Understanding the Difference Between HCM and HRM

The world of HR is filled with terminology and HRM stands for Human Resources Management while HCM stands for Human Capital Management. They both have a common human resources goal but HRM provides core HR needs for small and mid-sized businesses, whereas HCM usually covers a broader range of functions across the entire employee lifecycle.

How are HRM and HCM different? 

The two differ more in scope than in responsibilities. HRM deals mostly with short-term and mid-term needs, whereas HCM often deals with overall strategic decision-making.

Some of the overall activities it may assist with are compliance in increasingly regulated industries, managing more contract-based workers, and reviewing the dynamics of team-based work structures. HCM often encompasses all of what HRM does but incorporates additional duties for the organization-wide, long-term, strategic decision making.

A single HCM system tends to be more comprehensive and might include application tracking, managing candidates, timekeeping, payroll, benefits, reimbursements, analytics and more in one centralized platform. Pricing is higher for these systems, which are typically aimed at larger organizations, like national or global companies.

Typically, smaller businesses need the type of day-to-day management that comes with HRM solutions. The HR department may be overworked with the need to manage, pay, benefits, timekeeping etc. An HRM system that can automate and streamline many of these duties can free up the time of human resource professionals to identify shortcomings in existing systems and offer advice on strategic decisions.

Outsourcing human resources has become much more common today and Smart HR Inc is currently seeking experienced HR professionals to join its team in providing innovative and quality HR services to clients.

How are HRM and HCM similar?

Both HRM and HCM systems use modern automation tools to streamline workflows and assist in decision-making. Work that’s labor-intensive such as managing payroll or tracking timekeeping is partially or fully automated with some level of human review helps to keep systems on target. Business compliance may be automatically reviewed so notifications are issued when it is breached so it can be fixed before an audit.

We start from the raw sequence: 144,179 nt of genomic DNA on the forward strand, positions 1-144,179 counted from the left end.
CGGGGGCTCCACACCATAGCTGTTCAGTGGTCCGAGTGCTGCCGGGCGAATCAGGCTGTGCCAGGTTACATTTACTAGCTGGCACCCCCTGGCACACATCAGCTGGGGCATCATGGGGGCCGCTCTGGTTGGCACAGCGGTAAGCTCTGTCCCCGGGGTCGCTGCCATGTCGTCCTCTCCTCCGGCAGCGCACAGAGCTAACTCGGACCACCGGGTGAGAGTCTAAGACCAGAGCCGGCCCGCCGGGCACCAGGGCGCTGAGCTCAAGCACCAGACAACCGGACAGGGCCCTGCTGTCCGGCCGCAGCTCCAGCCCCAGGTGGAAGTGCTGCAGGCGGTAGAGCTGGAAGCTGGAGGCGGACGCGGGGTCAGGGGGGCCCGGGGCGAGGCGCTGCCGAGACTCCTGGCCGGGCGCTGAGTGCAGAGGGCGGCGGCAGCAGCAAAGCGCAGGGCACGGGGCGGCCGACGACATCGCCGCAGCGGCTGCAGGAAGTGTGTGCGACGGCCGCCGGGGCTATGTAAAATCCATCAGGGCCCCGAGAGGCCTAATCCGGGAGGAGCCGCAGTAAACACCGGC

Both are often designed to allow individual employees and contractors to log in to a system for self-service. They may clock in and out, manage their benefits, request leave, and perform other tasks which can save money and time.

Integration of modern artificial intelligence (AI) systems allows different aspects of human resources to be handled automatically. AI can be used to review and filter job applications.

How does an organization choose between HRM and HCM? 

As the line between HRM and HCM is often blurred, organizations may be confused about which system is right for them. This will depend on the size and scope of an organization and which type of problems it experiences.

HRM systems are usually used in small to medium-sized businesses, while HCM systems are usually used in large organizations with thousands of employees and typically offer more advanced analytics, monitoring and reporting.

If an organization experiences delays in paying people, inconsistencies in timekeeping etc., it is probably in need of an HRM system. If it has difficulties with large-scale management and analysis of employees and strategic decision-making, an HCM system is likely to be more appropriate.

As businesses grow, they often outgrow their current systems. Talented HR specialists need to help them navigate transitions, such as a transition from an HRM platform to a more comprehensive HCM one. It takes a full analysis of current systems, workflows, budgets, and pain points to choose the right HR solution to suit their particular needs.